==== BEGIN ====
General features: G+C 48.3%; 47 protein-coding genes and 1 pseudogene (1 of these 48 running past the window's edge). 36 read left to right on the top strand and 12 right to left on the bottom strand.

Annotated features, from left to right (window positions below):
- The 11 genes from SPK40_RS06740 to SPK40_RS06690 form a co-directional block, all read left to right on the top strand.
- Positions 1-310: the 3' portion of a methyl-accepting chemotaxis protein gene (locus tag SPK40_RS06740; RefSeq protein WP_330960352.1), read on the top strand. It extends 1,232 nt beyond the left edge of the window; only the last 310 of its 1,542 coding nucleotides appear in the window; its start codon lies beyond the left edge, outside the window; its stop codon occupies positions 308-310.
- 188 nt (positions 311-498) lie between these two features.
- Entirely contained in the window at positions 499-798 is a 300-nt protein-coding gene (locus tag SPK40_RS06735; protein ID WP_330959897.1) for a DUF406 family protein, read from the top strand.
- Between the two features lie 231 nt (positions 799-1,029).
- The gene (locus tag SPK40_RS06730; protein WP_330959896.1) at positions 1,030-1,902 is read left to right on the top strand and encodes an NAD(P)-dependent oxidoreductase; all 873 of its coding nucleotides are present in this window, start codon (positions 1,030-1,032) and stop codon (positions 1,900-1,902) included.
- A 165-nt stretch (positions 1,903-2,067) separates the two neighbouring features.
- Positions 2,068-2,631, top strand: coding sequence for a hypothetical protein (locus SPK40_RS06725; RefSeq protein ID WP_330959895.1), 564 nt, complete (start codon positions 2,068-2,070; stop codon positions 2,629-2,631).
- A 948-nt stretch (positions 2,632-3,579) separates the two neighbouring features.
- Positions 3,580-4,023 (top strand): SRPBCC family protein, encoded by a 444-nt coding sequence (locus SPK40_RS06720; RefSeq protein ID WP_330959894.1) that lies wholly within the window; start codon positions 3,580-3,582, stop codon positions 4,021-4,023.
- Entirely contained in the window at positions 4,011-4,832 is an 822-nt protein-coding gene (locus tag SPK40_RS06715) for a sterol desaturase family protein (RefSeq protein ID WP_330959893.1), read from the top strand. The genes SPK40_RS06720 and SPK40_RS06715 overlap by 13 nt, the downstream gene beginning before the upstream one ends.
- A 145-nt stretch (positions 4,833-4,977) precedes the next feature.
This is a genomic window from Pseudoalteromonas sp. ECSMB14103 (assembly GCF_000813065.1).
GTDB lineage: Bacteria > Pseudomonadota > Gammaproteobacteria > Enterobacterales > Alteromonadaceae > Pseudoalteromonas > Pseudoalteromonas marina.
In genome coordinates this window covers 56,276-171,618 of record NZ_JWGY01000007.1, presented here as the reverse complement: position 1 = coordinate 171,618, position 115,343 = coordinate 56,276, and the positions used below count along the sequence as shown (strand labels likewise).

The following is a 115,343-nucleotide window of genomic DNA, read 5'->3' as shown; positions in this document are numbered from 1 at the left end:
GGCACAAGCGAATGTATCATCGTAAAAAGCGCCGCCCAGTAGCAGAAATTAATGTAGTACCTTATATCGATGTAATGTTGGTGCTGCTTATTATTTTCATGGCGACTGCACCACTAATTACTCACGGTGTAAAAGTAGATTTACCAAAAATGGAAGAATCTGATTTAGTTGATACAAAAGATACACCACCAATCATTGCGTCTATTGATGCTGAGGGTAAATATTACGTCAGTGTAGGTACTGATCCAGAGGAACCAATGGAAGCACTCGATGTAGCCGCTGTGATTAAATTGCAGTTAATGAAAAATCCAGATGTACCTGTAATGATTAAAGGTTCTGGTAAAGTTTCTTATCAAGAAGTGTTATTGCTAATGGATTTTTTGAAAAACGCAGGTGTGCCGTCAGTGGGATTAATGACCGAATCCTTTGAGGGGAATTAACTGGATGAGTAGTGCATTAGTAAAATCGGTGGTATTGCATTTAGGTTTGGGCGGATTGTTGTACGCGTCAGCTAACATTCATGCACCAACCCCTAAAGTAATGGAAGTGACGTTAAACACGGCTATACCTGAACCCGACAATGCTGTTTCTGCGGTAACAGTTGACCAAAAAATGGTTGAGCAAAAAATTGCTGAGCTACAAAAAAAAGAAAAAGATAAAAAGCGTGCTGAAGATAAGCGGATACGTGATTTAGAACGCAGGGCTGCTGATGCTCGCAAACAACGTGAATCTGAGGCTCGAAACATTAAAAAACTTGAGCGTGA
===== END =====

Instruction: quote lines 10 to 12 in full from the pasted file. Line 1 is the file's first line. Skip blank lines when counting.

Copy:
- Positions 2,068-2,631, top strand: coding sequence for a hypothetical protein (locus SPK40_RS06725; RefSeq protein ID WP_330959895.1), 564 nt, complete (start codon positions 2,068-2,070; stop codon positions 2,629-2,631).
- A 948-nt stretch (positions 2,632-3,579) separates the two neighbouring features.
- Positions 3,580-4,023 (top strand): SRPBCC family protein, encoded by a 444-nt coding sequence (locus SPK40_RS06720; RefSeq protein ID WP_330959894.1) that lies wholly within the window; start codon positions 3,580-3,582, stop codon positions 4,021-4,023.